Unfortunately, my website and my email was also down during the transition period to the new server. If you sent me a message any time from Monday afternoon until night, I haven't seen it yet, but no worries, I'll get it eventually and reply to you.

I have been very pleased with Hurricane Electric's service for many years. I have a number of websites hosted by them now. Bootedman.com is the largest, but regardless of a website's size and functionality, their reliability and affordability is what "sold" me. I think this one server downtime problem is an anomaly.

To anyone who tried to visit my website and received an error message or a message that the site wasn't there any more, I apologize. Hopefully with this migration to another server, the problem will be resolved.

Life is short: don't have unplanned downtime!

Monday, August 9, 2010

Guest Blog From The Bro'

Hey, big brother... in just a few days, a big jet will be headed your way with The Wife and me on it. Headed back to see you for our birthday. I've made arrangements to rent a Harley. Lets Go Play! One week 'til our birthday! (But who's counting?)

M and The Wife will do the girly stuff (shopping, yakking) while you and I will go explore. Revisit our youth, see our family, strengthen our souls -- as only you can do for me.

It has been a year since we've done this, yet it feels like longer. I rejoice in knowing that you and I will be spending significant time together, hangin' out, havin' fun.

Love you, bro' ... always have, always will. Can't wait!

See you soon,


Sunday, August 8, 2010

Formal Summer Leather

These words do not always go together: "summer" and "leather". "Formal" and "leather" go better together... sometimes. Here's my take on both matters....

While I am definitely a cuirophile (a-ha, new word! But leathermen can figure that one out fast)... I recognize that leather is durable, looks good, and by design, it is warm. I mean, after all, it was the thick skin of a cow. (I know, leather is made from other animal hides, too, but let's not split hidehairs.)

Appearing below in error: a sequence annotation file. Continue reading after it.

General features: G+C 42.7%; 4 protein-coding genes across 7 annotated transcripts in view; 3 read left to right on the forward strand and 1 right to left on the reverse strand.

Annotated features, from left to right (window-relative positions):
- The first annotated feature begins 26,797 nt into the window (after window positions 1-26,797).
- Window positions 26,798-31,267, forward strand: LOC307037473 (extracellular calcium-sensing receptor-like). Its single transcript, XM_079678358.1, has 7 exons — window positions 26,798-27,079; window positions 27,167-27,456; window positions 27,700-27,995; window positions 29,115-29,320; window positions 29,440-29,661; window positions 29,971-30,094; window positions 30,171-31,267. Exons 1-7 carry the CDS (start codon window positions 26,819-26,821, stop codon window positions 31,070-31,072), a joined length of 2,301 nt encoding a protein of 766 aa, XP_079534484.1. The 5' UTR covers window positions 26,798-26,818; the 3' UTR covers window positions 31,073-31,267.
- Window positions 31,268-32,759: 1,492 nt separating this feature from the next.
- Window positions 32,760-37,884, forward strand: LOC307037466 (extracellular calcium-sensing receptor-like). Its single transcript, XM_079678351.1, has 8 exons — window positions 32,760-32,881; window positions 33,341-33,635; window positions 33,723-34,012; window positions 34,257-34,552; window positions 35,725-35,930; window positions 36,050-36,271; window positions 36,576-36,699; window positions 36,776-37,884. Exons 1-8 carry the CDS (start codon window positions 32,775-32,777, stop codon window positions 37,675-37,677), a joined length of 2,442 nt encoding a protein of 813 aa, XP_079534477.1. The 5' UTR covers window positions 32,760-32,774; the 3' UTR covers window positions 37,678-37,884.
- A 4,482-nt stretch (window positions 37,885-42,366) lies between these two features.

When the weather outside is frightful... but not the snowy sort (pardon the lift from an old holiday tune)... temperatures in the 90s (over 32C), wearing any form of leatherwear on my legs and body can make me very uncomfortable. While the aroma of sweaty leather has some intoxicating prospects, passing out from heat stroke is not good. Not at all... so wearing full leather in the summer outdoors is not something I choose to do.

... except ... in the early morning before it becomes warm, when I may choose some of my nicest, "formal" leather, and completely leather up for some photos for my website. I think the background of fully-leafed trees is far better than the stark, leafless, cold background of a winter's day.

What makes "formal" leather? Usually, at least from my own observation, one can say that he is wearing "formal" leather when he has on leather pants that are clean and the leather is in its full lustre. A leather shirt, usually with long sleeves but perhaps with short sleeves, on the torso. A Muir Cap on the head, a Dress Leather Tie with a pair of well-shined black boots completes the outfit.

Must all "formal" leather be black? I dunno... this fashion-conscious "black-tie" stuff always throws me, since I am not the type of guy to wear a tuxedo. (Never have, never will.) I think good quality lustrous leather combined together, as shown here, can easily fit the bill of "dress leather."

Only downfall, this prince's date doesn't like going to the ball (don't go there... this is a G-rated blog!)... ahem... back to topic ... my partner detests going out. Thus, I can (and often do) dress in formal leather, but "going out" means to the back yard for some photos, then enjoying wearing leather indoors in cool comfort. ... until I have to go out. In which case, off come the leathers for a return to hanging them nicely in the gear closet... and on come the blue jeans and t-shirts with comfy boots, which are my customary summertime choices.

Life is short: enjoy leather!

Saturday, August 7, 2010

What Do Cowboys Wear Under Their Jeans?

Yes, another question entered into Google and that landed on my website.

Question: "what do cowboys wear under their jeans?"

Answer: underwear.

What kind -- boxers or briefs?

Answer: yes.

Question: do cowboys ever wear jeans without underwear?